Acknowledging that amendments could be filed by Friday's 3 p.m. deadline to add some welfare reforms to the budget bill, Brewer would not say whether Senate leaders will seek to divorce the welfare reform debate from the general discussion of the budget.
"I want to see substantive changes that are meaningful and I believe the Senate president's issues that she will come out with will be comprehensive," he said.
The Senate Ways and Means budget also rejected a new $200,000 Early Education and Care Compliance Office approved by the House to improve oversight of licensed child care facilities, and called for an independent research study into the management of the pre-school waiting list rather than a review by the state auditor.
The Senate Ways and Means budget does require Level II sex offenders to be listed online, and follows House Speaker Robert DeLeo's initiative to make $100,000 in death benefits available to the family of murdered MIT police officer Sean Collier. The proposal does not include House-backed pay raises for judges after eight years without judicial salary increases, another topic that may end up being settled by an eventual conference committee.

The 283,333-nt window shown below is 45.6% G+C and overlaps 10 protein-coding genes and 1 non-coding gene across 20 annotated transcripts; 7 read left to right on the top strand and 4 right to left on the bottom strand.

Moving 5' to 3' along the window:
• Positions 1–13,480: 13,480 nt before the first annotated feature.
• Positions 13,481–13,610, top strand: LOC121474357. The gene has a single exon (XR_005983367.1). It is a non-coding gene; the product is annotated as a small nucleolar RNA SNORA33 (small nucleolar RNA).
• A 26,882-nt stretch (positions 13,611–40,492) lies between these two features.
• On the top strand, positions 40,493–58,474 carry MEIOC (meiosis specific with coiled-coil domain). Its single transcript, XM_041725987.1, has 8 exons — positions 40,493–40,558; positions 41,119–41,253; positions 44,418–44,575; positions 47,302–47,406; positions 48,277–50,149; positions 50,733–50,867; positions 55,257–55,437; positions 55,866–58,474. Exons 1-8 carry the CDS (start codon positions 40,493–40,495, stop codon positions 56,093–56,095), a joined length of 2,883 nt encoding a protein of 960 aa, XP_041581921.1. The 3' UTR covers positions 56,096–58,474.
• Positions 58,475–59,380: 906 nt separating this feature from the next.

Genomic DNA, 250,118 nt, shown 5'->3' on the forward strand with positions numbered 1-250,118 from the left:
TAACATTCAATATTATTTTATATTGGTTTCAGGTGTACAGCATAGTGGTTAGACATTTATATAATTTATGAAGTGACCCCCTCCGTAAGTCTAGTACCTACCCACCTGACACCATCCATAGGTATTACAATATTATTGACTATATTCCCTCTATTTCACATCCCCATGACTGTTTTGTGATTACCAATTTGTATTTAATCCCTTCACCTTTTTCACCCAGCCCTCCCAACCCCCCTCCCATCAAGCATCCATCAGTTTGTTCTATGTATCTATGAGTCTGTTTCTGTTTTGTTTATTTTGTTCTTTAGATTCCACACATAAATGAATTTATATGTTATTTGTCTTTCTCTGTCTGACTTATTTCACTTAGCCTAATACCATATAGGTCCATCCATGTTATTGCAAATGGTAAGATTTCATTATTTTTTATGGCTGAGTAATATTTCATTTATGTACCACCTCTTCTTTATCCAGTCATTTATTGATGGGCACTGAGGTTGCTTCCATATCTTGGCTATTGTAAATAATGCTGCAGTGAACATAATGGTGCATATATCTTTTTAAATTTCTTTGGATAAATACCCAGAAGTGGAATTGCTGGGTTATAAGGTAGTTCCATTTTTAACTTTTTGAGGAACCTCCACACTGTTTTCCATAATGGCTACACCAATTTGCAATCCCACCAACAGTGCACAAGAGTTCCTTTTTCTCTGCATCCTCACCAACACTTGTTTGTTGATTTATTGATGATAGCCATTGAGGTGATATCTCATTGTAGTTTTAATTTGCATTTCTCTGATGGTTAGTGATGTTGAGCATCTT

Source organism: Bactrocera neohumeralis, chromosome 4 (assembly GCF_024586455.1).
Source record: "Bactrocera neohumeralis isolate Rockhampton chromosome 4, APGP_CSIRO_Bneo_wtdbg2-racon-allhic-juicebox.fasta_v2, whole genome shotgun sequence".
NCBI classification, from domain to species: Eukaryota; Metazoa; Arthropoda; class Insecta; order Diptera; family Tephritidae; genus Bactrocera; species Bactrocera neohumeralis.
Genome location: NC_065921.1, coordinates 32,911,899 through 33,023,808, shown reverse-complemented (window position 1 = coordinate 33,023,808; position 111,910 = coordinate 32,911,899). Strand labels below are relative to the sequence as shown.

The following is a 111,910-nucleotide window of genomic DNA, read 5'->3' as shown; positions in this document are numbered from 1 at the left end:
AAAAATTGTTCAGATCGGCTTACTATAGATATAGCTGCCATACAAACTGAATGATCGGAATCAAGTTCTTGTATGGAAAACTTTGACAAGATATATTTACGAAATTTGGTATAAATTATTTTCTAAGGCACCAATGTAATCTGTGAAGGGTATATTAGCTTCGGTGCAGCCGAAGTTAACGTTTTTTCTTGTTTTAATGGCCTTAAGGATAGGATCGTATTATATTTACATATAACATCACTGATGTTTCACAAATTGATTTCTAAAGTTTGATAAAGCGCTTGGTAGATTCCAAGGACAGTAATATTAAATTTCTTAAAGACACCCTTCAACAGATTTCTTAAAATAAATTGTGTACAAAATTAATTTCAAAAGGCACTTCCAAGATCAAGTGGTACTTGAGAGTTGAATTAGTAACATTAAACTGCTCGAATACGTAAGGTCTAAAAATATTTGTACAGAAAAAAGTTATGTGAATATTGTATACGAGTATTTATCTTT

Sen. Michael Knapik, a Westfield Republican and ranking minority member on the Ways and Means Committee, withheld his support for the budget coming out of committee on Wednesday, but said there was "a lot that's good" in the bill.
"For one thing, it rejects the governor's $1.9 billion tax package that I think would have hobbled and crippled this fledgling recovery in our state," Knapik said, calling the $500 million tax package for transportation currently being negotiated in conference committee a "much more modest" proposal.